Not all broadband Internet connections are equal. Some are faster than others. By a lot.
It all depends on where you live and who pays for Internet service. And it’s all measured and reported regularly, so the data fits nicely into charts and maps, which is exactly what Net Index (www.NetIndex.com) delivers.
Tiny Rhode Island can boast the fastest average download speed in the United States, at 15.4 megabits per second, and our largest state — Alaska — has the slowest at just 3.06 mbps. The average download speed in the U.S. is 9.88, which is less than one-third South Korea, which clocks-in at 31.47.
Download speed determines how long it takes to pull data from the Internet. The faster the connection, the sooner you’ll have that movie, television show or music file on your hard drive. It also affects voice over Internet protocol telephony services like Skype and Web surfing efficiency.
“We have testing servers in almost every major city around the world,” said Doug Suttles, chief operating officer for Ookla, parent company of Net Index and Speedtest.net. “Our infrastructure makes it easy for us to get good, valid data. We have over 600 testing locations around the globe, as it’s extremely important to have a testing server close to the tester.”
The data is collected by more than 1.5 million tests conducted on a heavy-use day, and just under 1 million on slower, weekend days.
“We (NetIndex.com) are showing not only cities and countries, but specific Internet Service Providers around the world. People can see things fully exposed right there.” The data is from the last 30 days, updated daily.
Data is presented for average download and upload speeds as well as the quality of the connection. Suttles said SpeedTest.net now surveys testers about the price they’re paying and the Internet speed they’re promised.
Be prepared to spend some time at NetIndex, as you’ll keep digging through maps and charts to uncover fun facts about connection speeds in cities and countries around the world.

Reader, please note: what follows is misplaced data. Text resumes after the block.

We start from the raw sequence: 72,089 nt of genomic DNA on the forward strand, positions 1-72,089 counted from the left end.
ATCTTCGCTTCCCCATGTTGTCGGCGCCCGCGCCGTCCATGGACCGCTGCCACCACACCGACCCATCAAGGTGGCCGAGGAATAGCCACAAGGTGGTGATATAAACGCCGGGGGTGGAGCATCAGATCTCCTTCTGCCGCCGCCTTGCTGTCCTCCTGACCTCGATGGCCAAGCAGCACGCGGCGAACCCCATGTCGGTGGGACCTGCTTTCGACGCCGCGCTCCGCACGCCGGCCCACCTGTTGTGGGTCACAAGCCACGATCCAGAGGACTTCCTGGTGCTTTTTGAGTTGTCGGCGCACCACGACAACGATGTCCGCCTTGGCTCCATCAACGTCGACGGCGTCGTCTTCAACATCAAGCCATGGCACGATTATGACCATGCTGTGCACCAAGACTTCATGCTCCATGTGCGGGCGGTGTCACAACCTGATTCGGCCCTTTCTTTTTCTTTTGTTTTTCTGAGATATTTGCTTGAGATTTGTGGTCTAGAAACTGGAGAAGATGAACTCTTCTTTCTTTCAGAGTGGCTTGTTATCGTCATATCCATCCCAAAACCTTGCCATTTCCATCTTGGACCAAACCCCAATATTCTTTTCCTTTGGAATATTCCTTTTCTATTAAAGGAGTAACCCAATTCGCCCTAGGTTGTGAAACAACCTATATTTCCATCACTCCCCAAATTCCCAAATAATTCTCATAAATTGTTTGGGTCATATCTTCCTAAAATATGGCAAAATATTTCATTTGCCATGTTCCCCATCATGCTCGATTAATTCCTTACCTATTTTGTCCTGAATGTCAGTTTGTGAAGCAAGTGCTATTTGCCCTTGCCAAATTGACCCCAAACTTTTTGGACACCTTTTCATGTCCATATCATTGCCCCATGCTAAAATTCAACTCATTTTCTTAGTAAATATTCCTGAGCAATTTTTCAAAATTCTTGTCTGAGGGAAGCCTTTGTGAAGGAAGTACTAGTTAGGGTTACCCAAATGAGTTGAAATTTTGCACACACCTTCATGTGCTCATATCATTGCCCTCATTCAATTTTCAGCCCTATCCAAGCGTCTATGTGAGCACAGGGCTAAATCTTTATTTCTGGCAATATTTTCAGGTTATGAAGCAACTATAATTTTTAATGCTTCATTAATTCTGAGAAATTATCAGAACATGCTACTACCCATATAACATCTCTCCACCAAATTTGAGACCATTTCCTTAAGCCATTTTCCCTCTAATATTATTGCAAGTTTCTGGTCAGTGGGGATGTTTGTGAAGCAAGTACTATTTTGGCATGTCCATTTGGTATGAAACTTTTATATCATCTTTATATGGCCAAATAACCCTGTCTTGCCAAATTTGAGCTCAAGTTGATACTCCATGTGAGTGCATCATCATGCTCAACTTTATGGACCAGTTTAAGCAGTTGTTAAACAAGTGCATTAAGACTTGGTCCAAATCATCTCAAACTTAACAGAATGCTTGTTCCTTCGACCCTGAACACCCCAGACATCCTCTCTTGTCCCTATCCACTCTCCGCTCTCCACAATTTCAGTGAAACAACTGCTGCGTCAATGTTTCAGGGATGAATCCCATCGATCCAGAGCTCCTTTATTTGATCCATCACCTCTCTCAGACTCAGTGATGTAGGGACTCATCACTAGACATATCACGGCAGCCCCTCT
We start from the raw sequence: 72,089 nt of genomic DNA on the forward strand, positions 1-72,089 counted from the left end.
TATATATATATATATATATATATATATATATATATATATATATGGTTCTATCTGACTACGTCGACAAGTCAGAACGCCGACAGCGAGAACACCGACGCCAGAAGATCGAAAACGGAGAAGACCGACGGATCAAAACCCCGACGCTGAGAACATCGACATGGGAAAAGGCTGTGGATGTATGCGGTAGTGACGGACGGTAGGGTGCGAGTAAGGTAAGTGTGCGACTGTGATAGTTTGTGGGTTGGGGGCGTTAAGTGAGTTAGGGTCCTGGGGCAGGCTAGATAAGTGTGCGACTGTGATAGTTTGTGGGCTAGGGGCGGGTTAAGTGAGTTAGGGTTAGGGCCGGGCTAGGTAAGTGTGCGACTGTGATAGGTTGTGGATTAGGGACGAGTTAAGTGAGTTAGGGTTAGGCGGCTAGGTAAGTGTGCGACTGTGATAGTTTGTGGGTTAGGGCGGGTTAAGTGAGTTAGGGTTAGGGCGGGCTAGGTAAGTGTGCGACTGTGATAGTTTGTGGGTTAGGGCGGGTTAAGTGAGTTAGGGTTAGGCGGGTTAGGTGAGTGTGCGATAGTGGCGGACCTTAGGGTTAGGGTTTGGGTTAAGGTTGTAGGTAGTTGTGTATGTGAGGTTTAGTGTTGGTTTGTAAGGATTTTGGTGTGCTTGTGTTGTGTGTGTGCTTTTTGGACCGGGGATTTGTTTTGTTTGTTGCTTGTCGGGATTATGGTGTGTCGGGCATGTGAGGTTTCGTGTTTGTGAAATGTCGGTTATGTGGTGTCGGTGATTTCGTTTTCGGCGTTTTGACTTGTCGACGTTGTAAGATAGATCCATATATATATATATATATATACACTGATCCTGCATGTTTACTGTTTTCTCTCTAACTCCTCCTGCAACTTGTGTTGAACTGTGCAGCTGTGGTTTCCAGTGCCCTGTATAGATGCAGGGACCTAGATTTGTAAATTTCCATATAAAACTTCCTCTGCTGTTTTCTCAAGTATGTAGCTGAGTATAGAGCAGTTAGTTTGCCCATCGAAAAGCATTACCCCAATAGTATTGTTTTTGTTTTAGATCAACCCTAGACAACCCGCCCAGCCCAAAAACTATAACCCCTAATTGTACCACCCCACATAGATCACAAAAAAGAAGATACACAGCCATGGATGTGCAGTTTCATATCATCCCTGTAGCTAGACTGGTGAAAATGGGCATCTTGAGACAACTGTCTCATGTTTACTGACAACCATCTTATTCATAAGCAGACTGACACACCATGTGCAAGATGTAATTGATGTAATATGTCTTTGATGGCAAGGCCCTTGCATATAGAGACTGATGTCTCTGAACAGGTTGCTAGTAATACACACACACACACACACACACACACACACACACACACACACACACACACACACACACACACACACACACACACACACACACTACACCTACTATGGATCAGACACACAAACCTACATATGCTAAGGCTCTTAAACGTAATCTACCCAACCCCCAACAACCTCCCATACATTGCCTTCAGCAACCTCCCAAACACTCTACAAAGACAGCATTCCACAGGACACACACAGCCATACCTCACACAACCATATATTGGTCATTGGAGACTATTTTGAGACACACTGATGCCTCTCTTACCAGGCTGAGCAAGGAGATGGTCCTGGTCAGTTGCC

Coming in behind South Korea is Latvia at 24.17; the Netherlands at 22.7; Republic of Moldova at 22.03; and Lithuania at 21.75.
To find the average speed in your state and city, scroll to the map at the bottom of the NetIndex home page. You’ll get rankings by city and ISP. In Nevada, Carson City boasts the fastest speed at 13.2. Las Vegans average 8.06.
Slower upload speeds typically determine how long it takes to send photos or videos across the Web. The average upload speed in the United States is 2.13 mbps, while South Korea dominates with 18.75.
Suttles said the price and speed promise survey shows U.S. customers with an average cost of $5 per megabit of service. Alaskans pay more than $15. He added that ISPs deliver promised speeds more than 90 percent of the time.
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If you’re a bit more technically inclined (ok, geeky), you may want to know more about the quality of your broadband connection. Suttles said Ookla also operates PingTest.com, which measures and rates performance. “This will become more important down the road,” Suttles said. “The public at large is still all about speed, but we’re making sure we can provide that kind (connection quality) of data, too.” The self-started test measures packet loss, ping and jitter, resulting in a letter-grade score. My work connection just scored a “B” rating, with the comment that it is very good for “any Internet application. Some online games may not perform optimally.”
I think that’s just fine with the boss.